There are much healthier ways to get more volume while still brushing your hair out. For example, you could use volumizing mousses and other products. You could also blow-dry and style your hair in such a way that enhances volume.
You could even get certain types of hair cuts that allow your hair to be more bouncy and enhance your natural waves or curls, all of which create beautiful volume without harming your hair.
How To Properly Brush Different Hair Types
We hope you are now convinced that brushing your hair regularly is important. It helps keep your hair healthy and your drains clean. But in some instances, brushing your hair can be harmful, too.
We suspect this is why there is so much confusion about the right way to brush or hair, or whether you should be brushing it at all.
So let’s summarize: brushing hair is good. To enjoy all the benefits of brushing your hair, however, we should discuss a few things:
If You Have Straight Hair
For straight hair gals, brushing the hair daily is a great practice.
Straight hair can tangle easily and gets oily easily too. Brushing it out every morning will help keep it healthy, smooth, and clean. It will reduce the amount of oil that accumulates at the roots and it will help condition and protect the lengths of your hair from dryness.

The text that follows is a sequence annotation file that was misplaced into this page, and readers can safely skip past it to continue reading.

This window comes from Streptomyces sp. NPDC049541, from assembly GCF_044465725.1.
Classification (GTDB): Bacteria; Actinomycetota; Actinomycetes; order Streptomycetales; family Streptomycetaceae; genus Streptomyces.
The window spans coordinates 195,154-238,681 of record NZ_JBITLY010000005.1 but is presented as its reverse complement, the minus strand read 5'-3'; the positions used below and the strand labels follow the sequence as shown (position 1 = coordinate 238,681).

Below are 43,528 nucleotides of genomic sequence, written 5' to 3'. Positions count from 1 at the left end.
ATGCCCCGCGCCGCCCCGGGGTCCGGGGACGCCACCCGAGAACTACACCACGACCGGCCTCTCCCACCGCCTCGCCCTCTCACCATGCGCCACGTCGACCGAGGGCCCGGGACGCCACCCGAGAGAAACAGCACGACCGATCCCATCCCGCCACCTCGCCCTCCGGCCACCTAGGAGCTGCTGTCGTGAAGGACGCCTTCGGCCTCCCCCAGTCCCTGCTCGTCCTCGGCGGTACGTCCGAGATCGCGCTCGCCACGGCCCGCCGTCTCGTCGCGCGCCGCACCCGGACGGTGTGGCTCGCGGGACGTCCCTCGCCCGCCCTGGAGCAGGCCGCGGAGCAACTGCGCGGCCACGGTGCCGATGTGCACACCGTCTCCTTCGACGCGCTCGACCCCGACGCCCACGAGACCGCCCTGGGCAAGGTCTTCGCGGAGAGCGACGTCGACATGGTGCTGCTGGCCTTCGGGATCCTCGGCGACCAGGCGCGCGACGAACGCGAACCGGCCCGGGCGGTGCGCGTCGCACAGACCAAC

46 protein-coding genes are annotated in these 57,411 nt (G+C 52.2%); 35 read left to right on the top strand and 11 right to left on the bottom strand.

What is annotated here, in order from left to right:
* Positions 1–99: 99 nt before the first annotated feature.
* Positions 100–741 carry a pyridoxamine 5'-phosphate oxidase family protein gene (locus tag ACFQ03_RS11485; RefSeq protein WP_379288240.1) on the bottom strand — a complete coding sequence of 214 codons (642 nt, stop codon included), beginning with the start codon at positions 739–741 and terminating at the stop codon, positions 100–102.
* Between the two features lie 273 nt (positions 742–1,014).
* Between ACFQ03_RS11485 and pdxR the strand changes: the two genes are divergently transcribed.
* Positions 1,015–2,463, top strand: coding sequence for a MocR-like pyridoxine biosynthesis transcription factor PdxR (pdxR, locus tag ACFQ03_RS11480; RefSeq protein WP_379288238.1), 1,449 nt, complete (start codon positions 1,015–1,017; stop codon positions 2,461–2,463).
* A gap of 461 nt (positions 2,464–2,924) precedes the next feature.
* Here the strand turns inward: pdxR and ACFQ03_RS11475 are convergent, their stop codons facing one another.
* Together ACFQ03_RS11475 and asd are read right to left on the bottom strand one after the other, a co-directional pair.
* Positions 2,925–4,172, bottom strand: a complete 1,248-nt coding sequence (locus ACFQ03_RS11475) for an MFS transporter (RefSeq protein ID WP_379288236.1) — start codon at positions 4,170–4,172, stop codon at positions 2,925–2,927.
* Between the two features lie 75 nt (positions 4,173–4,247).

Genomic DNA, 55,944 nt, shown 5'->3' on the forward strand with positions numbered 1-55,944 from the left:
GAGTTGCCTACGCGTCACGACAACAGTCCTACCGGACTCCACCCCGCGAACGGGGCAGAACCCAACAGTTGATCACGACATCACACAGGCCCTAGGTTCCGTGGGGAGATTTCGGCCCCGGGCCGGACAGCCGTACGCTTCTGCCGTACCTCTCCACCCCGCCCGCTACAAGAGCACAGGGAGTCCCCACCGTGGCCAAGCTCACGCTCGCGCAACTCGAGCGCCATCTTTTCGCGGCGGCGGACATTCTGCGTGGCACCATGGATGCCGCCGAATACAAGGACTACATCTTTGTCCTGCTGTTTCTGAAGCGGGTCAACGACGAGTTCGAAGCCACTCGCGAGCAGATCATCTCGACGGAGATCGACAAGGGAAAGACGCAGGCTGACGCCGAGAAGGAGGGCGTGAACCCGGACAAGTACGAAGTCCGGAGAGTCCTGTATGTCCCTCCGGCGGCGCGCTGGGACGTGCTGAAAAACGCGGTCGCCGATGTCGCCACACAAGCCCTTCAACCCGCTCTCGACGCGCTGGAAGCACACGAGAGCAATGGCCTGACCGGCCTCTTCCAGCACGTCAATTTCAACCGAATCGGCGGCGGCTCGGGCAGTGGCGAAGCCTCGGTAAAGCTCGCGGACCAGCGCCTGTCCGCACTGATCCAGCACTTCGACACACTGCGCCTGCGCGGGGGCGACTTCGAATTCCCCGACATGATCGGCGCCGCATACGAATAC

If You Have Wavy Hair
Wavy hair is a little different than straight hair. Wavy hair has a beautiful natural pattern that looks great when the hair is unbrushed. However, as soon as you run a brush through it you risk losing the wave pattern and leaving behind a frizzy mess.
For wavy hair, the best tool to use is a wide-tooth comb. If you use it every morning, your hair will remain tangle-free and your hair oils will be distributed throughout the hair, but you won’t disturb the wave pattern at all.
If You Have Curly Hair
When brushing out curly hair, it’s important not to disturb the curl pattern just as with wavy hair. But making sure to get rid of tangles is also a must with curly hair. Once you develop a tangle in curly hair, it can be impossible to get rid of it without cutting the hair off.
The best way to brush curly hair is to add a little bit of moisture and to use a comb instead of a brush. You don’t want too much moisture (because hair can break easier when it’s wet) but just enough where the comb slides easily through the hair. We recommend moistening your hair with a leave-in conditioner for added smoothness.
Tip: Don’t Brush Your Hair When It’s Wet
When people say you shouldn’t brush your hair as it can lead to breakage, what they really mean is you shouldn’t brush your hair when it’s wet because that’s when it’s more likely to stretch and break from any pulling.
It’s ok to run a wide-tooth comb through your hair in the shower with a healthy serving of conditioner. But once you’re out of the shower – it’s best to wait until it’s fully dry before you do any additional brushing.